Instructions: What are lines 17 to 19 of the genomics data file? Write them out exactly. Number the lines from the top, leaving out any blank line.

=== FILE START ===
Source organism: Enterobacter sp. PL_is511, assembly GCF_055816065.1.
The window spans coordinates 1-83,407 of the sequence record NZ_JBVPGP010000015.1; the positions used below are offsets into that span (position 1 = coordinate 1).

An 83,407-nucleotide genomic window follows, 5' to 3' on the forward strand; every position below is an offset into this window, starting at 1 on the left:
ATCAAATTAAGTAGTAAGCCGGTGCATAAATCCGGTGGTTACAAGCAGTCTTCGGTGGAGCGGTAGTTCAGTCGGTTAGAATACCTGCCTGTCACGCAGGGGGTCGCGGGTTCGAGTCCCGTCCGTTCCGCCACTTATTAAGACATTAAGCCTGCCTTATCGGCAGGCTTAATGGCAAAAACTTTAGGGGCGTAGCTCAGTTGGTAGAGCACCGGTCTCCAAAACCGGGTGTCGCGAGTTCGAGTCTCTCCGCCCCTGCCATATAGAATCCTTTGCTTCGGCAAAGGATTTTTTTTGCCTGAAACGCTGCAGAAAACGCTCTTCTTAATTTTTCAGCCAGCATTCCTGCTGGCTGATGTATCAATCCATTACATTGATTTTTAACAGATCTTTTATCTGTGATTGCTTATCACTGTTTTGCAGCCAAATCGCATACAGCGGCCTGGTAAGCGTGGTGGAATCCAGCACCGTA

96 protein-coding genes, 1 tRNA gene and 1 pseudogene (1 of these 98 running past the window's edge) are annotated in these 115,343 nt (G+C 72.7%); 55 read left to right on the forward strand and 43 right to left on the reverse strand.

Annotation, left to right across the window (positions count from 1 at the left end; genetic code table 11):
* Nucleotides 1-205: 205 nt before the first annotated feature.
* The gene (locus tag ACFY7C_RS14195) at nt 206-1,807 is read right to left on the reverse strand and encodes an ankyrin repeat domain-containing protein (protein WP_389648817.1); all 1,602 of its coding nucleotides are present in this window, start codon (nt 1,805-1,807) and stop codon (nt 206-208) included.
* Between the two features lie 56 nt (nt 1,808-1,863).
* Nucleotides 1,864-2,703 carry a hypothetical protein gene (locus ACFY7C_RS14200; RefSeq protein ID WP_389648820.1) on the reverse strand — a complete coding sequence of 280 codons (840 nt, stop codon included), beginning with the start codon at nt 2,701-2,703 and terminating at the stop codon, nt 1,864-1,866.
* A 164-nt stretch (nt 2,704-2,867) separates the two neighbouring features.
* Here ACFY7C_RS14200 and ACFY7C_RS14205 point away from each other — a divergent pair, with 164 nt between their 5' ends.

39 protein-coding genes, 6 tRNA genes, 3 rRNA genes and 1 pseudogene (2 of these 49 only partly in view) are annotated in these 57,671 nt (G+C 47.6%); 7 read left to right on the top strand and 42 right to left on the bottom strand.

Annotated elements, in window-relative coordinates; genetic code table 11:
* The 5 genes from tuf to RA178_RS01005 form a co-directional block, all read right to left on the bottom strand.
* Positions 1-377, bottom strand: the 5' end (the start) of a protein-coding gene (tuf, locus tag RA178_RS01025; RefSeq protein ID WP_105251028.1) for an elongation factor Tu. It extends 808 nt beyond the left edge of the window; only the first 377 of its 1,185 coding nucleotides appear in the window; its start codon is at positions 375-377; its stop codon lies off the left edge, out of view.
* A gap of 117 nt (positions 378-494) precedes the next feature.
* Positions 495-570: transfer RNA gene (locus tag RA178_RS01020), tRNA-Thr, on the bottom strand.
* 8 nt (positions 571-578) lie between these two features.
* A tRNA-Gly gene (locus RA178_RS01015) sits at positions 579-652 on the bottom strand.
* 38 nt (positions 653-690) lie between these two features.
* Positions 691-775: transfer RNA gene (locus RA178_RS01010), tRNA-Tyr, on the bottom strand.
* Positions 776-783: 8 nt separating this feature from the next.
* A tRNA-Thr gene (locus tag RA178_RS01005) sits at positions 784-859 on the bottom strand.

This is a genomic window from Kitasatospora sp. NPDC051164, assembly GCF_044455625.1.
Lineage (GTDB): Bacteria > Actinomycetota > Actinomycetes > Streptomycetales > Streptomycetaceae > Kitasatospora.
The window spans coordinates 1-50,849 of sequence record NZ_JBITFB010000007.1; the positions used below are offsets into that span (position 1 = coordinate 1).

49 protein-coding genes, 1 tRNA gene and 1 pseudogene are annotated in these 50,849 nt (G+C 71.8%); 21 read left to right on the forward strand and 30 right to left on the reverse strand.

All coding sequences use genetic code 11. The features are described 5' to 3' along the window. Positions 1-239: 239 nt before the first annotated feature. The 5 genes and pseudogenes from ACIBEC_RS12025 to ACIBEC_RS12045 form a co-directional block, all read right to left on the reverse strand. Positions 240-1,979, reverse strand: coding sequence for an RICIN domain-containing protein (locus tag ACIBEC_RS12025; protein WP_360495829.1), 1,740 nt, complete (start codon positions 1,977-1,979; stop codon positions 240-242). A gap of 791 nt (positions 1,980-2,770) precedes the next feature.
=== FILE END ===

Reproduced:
* A gap of 117 nt (positions 378-494) precedes the next feature.
* Positions 495-570: transfer RNA gene (locus tag RA178_RS01020), tRNA-Thr, on the bottom strand.
* 8 nt (positions 571-578) lie between these two features.